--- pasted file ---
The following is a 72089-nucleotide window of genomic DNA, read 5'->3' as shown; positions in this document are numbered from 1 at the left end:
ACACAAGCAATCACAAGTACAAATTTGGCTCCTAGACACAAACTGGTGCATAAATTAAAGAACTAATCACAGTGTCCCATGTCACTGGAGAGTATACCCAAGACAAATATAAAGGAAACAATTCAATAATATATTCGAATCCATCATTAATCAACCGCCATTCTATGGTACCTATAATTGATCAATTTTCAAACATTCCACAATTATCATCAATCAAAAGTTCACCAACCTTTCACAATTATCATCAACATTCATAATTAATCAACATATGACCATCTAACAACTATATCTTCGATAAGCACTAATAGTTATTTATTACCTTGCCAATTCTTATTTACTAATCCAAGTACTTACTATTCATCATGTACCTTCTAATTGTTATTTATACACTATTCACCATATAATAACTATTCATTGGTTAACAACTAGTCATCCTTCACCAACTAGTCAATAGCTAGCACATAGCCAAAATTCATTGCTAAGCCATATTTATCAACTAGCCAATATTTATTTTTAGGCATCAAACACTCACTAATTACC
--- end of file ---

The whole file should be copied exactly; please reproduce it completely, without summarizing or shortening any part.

The following is a 72089-nucleotide window of genomic DNA, read 5'->3' as shown; positions in this document are numbered from 1 at the left end:
ACACAAGCAATCACAAGTACAAATTTGGCTCCTAGACACAAACTGGTGCATAAATTAAAGAACTAATCACAGTGTCCCATGTCACTGGAGAGTATACCCAAGACAAATATAAAGGAAACAATTCAATAATATATTCGAATCCATCATTAATCAACCGCCATTCTATGGTACCTATAATTGATCAATTTTCAAACATTCCACAATTATCATCAATCAAAAGTTCACCAACCTTTCACAATTATCATCAACATTCATAATTAATCAACATATGACCATCTAACAACTATATCTTCGATAAGCACTAATAGTTATTTATTACCTTGCCAATTCTTATTTACTAATCCAAGTACTTACTATTCATCATGTACCTTCTAATTGTTATTTATACACTATTCACCATATAATAACTATTCATTGGTTAACAACTAGTCATCCTTCACCAACTAGTCAATAGCTAGCACATAGCCAAAATTCATTGCTAAGCCATATTTATCAACTAGCCAATATTTATTTTTAGGCATCAAACACTCACTAATTACC